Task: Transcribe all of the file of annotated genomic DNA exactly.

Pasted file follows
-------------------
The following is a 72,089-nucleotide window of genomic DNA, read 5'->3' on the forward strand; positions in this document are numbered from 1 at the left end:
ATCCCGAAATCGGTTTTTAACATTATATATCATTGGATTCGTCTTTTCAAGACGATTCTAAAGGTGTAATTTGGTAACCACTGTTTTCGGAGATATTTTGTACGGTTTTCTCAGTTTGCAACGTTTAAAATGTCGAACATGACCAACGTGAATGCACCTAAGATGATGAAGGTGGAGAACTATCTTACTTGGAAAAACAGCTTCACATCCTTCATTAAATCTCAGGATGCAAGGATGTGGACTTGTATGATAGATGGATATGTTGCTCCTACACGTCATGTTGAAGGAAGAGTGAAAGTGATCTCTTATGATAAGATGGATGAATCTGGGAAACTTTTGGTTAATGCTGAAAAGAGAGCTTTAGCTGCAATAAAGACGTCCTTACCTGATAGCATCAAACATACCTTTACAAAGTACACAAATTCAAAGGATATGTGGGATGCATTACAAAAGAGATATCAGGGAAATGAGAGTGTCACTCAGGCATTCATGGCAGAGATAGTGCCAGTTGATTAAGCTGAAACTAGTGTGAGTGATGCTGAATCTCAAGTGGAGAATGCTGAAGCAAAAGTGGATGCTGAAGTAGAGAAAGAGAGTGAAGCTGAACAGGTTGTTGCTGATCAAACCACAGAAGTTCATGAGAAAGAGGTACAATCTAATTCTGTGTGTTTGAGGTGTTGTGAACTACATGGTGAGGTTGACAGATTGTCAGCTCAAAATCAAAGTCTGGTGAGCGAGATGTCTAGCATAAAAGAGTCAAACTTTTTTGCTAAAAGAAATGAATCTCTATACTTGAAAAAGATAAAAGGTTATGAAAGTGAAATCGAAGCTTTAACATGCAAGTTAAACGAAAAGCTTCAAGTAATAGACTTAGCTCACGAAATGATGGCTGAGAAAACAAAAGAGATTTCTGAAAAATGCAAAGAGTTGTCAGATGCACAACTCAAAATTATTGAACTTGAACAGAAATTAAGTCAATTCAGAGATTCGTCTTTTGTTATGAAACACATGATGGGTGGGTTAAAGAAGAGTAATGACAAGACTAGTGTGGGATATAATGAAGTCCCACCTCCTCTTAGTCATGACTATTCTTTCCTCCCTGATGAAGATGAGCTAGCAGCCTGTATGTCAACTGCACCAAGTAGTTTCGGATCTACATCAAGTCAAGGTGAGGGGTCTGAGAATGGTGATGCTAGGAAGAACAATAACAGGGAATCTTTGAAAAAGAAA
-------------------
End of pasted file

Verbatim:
The following is a 72,089-nucleotide window of genomic DNA, read 5'->3' on the forward strand; positions in this document are numbered from 1 at the left end:
ATCCCGAAATCGGTTTTTAACATTATATATCATTGGATTCGTCTTTTCAAGACGATTCTAAAGGTGTAATTTGGTAACCACTGTTTTCGGAGATATTTTGTACGGTTTTCTCAGTTTGCAACGTTTAAAATGTCGAACATGACCAACGTGAATGCACCTAAGATGATGAAGGTGGAGAACTATCTTACTTGGAAAAACAGCTTCACATCCTTCATTAAATCTCAGGATGCAAGGATGTGGACTTGTATGATAGATGGATATGTTGCTCCTACACGTCATGTTGAAGGAAGAGTGAAAGTGATCTCTTATGATAAGATGGATGAATCTGGGAAACTTTTGGTTAATGCTGAAAAGAGAGCTTTAGCTGCAATAAAGACGTCCTTACCTGATAGCATCAAACATACCTTTACAAAGTACACAAATTCAAAGGATATGTGGGATGCATTACAAAAGAGATATCAGGGAAATGAGAGTGTCACTCAGGCATTCATGGCAGAGATAGTGCCAGTTGATTAAGCTGAAACTAGTGTGAGTGATGCTGAATCTCAAGTGGAGAATGCTGAAGCAAAAGTGGATGCTGAAGTAGAGAAAGAGAGTGAAGCTGAACAGGTTGTTGCTGATCAAACCACAGAAGTTCATGAGAAAGAGGTACAATCTAATTCTGTGTGTTTGAGGTGTTGTGAACTACATGGTGAGGTTGACAGATTGTCAGCTCAAAATCAAAGTCTGGTGAGCGAGATGTCTAGCATAAAAGAGTCAAACTTTTTTGCTAAAAGAAATGAATCTCTATACTTGAAAAAGATAAAAGGTTATGAAAGTGAAATCGAAGCTTTAACATGCAAGTTAAACGAAAAGCTTCAAGTAATAGACTTAGCTCACGAAATGATGGCTGAGAAAACAAAAGAGATTTCTGAAAAATGCAAAGAGTTGTCAGATGCACAACTCAAAATTATTGAACTTGAACAGAAATTAAGTCAATTCAGAGATTCGTCTTTTGTTATGAAACACATGATGGGTGGGTTAAAGAAGAGTAATGACAAGACTAGTGTGGGATATAATGAAGTCCCACCTCCTCTTAGTCATGACTATTCTTTCCTCCCTGATGAAGATGAGCTAGCAGCCTGTATGTCAACTGCACCAAGTAGTTTCGGATCTACATCAAGTCAAGGTGAGGGGTCTGAGAATGGTGATGCTAGGAAGAACAATAACAGGGAATCTTTGAAAAAGAAA